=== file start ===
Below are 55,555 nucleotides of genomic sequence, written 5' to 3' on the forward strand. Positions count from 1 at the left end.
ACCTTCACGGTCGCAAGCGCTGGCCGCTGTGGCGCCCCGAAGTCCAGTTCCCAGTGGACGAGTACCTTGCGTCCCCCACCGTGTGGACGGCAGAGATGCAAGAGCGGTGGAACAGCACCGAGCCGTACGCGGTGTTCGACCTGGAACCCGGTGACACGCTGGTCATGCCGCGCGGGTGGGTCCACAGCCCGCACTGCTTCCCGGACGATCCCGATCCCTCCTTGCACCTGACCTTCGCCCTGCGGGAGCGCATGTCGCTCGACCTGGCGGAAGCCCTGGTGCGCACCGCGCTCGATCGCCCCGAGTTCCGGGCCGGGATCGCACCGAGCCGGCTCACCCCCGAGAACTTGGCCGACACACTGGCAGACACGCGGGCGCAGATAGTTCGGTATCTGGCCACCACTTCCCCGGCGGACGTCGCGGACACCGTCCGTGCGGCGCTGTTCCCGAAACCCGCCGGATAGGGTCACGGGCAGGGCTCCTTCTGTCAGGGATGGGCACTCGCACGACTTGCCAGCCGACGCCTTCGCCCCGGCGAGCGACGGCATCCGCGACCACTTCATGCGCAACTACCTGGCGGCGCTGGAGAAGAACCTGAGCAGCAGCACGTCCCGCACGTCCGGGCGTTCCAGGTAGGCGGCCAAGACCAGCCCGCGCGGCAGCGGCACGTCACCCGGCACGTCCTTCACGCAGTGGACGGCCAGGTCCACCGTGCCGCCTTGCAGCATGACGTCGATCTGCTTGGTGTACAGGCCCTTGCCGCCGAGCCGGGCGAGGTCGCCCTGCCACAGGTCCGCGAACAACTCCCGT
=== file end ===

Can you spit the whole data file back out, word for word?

Below are 55,555 nucleotides of genomic sequence, written 5' to 3' on the forward strand. Positions count from 1 at the left end.
ACCTTCACGGTCGCAAGCGCTGGCCGCTGTGGCGCCCCGAAGTCCAGTTCCCAGTGGACGAGTACCTTGCGTCCCCCACCGTGTGGACGGCAGAGATGCAAGAGCGGTGGAACAGCACCGAGCCGTACGCGGTGTTCGACCTGGAACCCGGTGACACGCTGGTCATGCCGCGCGGGTGGGTCCACAGCCCGCACTGCTTCCCGGACGATCCCGATCCCTCCTTGCACCTGACCTTCGCCCTGCGGGAGCGCATGTCGCTCGACCTGGCGGAAGCCCTGGTGCGCACCGCGCTCGATCGCCCCGAGTTCCGGGCCGGGATCGCACCGAGCCGGCTCACCCCCGAGAACTTGGCCGACACACTGGCAGACACGCGGGCGCAGATAGTTCGGTATCTGGCCACCACTTCCCCGGCGGACGTCGCGGACACCGTCCGTGCGGCGCTGTTCCCGAAACCCGCCGGATAGGGTCACGGGCAGGGCTCCTTCTGTCAGGGATGGGCACTCGCACGACTTGCCAGCCGACGCCTTCGCCCCGGCGAGCGACGGCATCCGCGACCACTTCATGCGCAACTACCTGGCGGCGCTGGAGAAGAACCTGAGCAGCAGCACGTCCCGCACGTCCGGGCGTTCCAGGTAGGCGGCCAAGACCAGCCCGCGCGGCAGCGGCACGTCACCCGGCACGTCCTTCACGCAGTGGACGGCCAGGTCCACCGTGCCGCCTTGCAGCATGACGTCGATCTGCTTGGTGTACAGGCCCTTGCCGCCGAGCCGGGCGAGGTCGCCCTGCCACAGGTCCGCGAACAACTCCCGT